Small Beer from Barossa purveys porcine produce
FOODDetective had a spring in her step as she went to meet Saskia Beer, daughter of South Australian food legend Maggie. Pink-haired Beer arrived clutching a range of charcuterie from her new The Black-Pig label, handmade from heritage-breed Black Berkshire pigs, said to produce the best pork in the world due to the fine marbling of its meat, rather like a porcine equivalent of Wagyu beef.
Beer discovered it when she met local farmers Colin and Joy Leinert at a Slow Food event in the Barossa four years ago. Colin won his first porker in a pigchasing competition and a business was born. Black Berkshire pork is ‘‘ sweet, slightly nutty, has no greasy mouth-feel and has vastly superior marbling and fat levels . . . it’s just made for smallgoods’’, says Beer. Fittingly, her Black-Pig label (products from which have already been picked up by the likes of Sydney’s Billy Kwong and Icebergs restaurants) includes salamis, hams, bacon, prosciutto and chorizo, and it’s now being distributed across Australia. (08) 8562 3100; www.barossafarmproduce.com.
There’s a pancetta to come in a couple of months and suckling pig hams will be released for Christmas. Detective can’t wait. In addition to her charcuterie range, Beer has been expanding on the home front. Barossa Farm Produce, which she runs with sister Elli, is about to open a new function centre. ‘‘ We’ll be supplying all the produce for events: Barossa Chooks, lamb, pork, smoked duck and the like,’’ she tells Detective . And the first big event scheduled? A vegan wedding. What were they thinking?
WHENit comes to pork, television chef and restaurateur Pete Evans is also something of an aficionado. A pork belly, sweet and sour onions and radicchio offering helped his Hugos Bar Pizza at Sydney’s Kings Cross take out the world’s best pizza gong in New York in 2005. So it’s encouraging to see that Evans and his Hugos Group partners are expanding their empire, too. Last week marked the opening of Hugos Manly, a bright and breezy beachhouse styled restaurant with a 10m bar at Sydney’s Manly Wharf. The 300-seater with outdoor dining (twice the size of its Kings Cross sibling) is expected to become one of Manly’s hottest new hangouts.
That famous pizza features on the extensive modern Italian menu, alongside the likes of an appealingsounding 12-hour braised lamb shank. www.hugos.com.au.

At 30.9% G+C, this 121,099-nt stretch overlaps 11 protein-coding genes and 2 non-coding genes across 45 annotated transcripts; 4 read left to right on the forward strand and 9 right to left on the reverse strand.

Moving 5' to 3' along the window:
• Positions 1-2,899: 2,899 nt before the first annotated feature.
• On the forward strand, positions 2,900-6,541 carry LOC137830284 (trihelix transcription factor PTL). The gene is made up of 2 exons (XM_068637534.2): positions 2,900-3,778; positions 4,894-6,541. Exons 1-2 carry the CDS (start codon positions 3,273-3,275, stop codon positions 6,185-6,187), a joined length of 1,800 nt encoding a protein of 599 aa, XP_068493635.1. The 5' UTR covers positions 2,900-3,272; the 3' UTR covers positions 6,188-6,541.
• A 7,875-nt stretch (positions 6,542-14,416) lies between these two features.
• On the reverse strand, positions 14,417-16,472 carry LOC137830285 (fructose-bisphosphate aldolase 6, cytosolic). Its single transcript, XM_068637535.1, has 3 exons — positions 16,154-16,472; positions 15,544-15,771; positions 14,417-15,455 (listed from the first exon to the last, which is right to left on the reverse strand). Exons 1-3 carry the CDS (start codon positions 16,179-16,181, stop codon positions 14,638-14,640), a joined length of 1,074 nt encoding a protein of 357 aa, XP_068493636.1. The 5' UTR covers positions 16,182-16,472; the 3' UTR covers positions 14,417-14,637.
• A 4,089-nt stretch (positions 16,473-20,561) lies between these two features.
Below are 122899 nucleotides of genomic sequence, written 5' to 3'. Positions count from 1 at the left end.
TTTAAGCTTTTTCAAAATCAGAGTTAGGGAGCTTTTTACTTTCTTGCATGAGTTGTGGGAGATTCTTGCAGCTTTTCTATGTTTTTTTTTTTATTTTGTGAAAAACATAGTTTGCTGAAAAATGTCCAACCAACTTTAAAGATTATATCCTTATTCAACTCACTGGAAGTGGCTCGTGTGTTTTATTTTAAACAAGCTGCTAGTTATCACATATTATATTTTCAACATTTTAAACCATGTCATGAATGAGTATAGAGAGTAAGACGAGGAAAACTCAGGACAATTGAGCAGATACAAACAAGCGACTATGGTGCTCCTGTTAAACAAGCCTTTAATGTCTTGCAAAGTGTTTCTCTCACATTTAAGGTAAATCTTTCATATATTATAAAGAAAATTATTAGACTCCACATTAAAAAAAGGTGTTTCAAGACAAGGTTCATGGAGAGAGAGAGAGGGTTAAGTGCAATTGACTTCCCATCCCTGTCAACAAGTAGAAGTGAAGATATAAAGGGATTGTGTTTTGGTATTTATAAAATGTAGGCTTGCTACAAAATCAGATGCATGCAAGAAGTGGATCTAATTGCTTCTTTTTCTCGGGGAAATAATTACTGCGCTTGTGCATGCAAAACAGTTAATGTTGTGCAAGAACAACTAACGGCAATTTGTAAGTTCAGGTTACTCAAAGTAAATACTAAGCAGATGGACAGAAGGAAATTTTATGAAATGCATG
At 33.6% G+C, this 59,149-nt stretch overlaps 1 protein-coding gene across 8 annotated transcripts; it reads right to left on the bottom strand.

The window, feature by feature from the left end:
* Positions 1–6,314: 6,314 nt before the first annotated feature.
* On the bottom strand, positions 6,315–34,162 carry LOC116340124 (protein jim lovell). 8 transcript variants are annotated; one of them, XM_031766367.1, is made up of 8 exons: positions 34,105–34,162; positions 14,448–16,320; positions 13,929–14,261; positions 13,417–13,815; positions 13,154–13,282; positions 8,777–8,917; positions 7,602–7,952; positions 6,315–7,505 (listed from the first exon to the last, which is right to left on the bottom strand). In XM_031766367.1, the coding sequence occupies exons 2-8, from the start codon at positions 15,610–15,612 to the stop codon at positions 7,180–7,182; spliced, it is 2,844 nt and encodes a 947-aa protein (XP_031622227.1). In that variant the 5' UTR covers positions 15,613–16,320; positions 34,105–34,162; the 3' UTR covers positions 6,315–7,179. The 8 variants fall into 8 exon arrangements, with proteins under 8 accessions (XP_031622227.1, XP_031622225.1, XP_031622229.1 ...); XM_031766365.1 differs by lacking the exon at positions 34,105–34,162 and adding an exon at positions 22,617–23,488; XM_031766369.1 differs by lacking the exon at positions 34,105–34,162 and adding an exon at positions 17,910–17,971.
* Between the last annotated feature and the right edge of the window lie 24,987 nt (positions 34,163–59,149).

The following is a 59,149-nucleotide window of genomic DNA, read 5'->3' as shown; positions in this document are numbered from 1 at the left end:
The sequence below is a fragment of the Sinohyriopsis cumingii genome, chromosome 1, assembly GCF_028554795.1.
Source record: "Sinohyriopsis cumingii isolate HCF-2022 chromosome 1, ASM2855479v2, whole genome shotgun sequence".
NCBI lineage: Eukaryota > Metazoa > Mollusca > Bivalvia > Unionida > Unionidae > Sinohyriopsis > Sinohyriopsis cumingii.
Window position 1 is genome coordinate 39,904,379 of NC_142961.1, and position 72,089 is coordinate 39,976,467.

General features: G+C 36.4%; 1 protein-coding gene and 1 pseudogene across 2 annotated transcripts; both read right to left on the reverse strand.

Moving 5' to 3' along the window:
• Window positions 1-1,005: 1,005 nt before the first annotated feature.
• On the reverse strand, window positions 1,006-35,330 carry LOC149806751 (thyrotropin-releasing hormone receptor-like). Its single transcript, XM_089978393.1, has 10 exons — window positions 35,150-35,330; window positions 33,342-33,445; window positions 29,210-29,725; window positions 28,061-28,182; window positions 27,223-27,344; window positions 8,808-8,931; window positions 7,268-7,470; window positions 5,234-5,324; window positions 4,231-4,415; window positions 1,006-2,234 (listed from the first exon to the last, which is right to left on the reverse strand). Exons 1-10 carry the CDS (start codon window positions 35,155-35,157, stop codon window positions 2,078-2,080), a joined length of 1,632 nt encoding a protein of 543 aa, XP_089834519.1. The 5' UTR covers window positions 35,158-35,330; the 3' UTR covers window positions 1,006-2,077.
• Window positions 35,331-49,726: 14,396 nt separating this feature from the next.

RESTAURANT & Catering NSW chief executive Robert Goldman has launched a withering attack on the NSW Food Authority’s new naming and shaming scheme, in which restaurants and food outlets breaching health and hygiene laws are listed on the authority’s website. Television chef Bill Granger’s restaurant at Sydney’s Darlinghurst, Bills, was singled out for not having a thermometer in its fridge. ‘‘( Does) the public really think they are being well protected because the Food Authority is telling them Bills doesn’t have a thermostat?’’ Goldman tells Detective .
His industry organisation has been lobbying the state government for nine years to introduce safe food handling regulations.
He says the authority would do far better to focus its attention on the lack of regulation of those setting up restaurants. ‘‘ If the Government is serious about (food safety standards), why don’t they bring in mandatory safe food-handling regulations and training for everybody in the food service industry?
‘‘ If you were a hairdresser, you would have to get a licence. Same as if you were an accountant, a plumber, an electrician or anything else. You need nothing to become a restaurateur in this state: only the willingness to lose a few hundred thousand dollars or the ability to find someone who’s willing to lend it to you and lose it themselves,’’ he says.
A BIT of controversy from abroad now. Detective can stomach most things — she positively lunges for the chicken’s feet on a yum cha trolley and never met a dish of tripe she didn’t like — but even she had to reach for the smelling salts after reading that TV chef Gordon Ramsay ate raw puffin heart while filming his new The FWord series in Iceland. British animal rights activists and viewers who watched the celeriac-faced chef eat the seabird’s heart after it was caught in an oversized butterfly net are up in arms. Detective is pleased to note that the creature managed to bite the potty-mouthed chef on the shnozz before it met its fate. Many others, she suspects, would have relished the opportunity.
MEANWHILE, another British cook behaving badly (unwittingly this time) is the gnomish Antony Worrall Thompson, who has extolled the virtues of a mysterious weed called henbane as a terrific ingredient to add to a salad. He later apologised to the readers of Britain’s Healthy&OrganicLiving magazine when it was pointed out that henbane was, in fact, toxic and could kill in extreme circumstances.
The befuddled chef clarified that he’d actually meant to recommend a wild herb called fat hen (perfectly edible, which is nice), not henbane, the name of which originates from the phrase ‘‘ killer of hens’’.
Worrall Thompson told the BBC the mix-up was ‘‘ embarrassing but one of those genuine mistakes’’. Detective steered clear of the side salad when she visited his Barnes Grill in southwest London earlier this month, just to be on the safe side. www.awtonline.co.uk. CONGRATULATIONS to this year’s
Restaurant Guide award-winners. Sydney’s Quay took top honours as 2009 restaurant of the year, while Victoria’s Royal Mail Hotel, in Dunkeld, was voted regional restaurant of the year. The best new restaurant gong went to Bistro Guillaume, in Melbourne. Ben Milgate and Elvis Abrahanowicz of Sydney’s Bodega were named best new talent, while Liz Carey and Paul Guiney, of Sydney’s Universal, were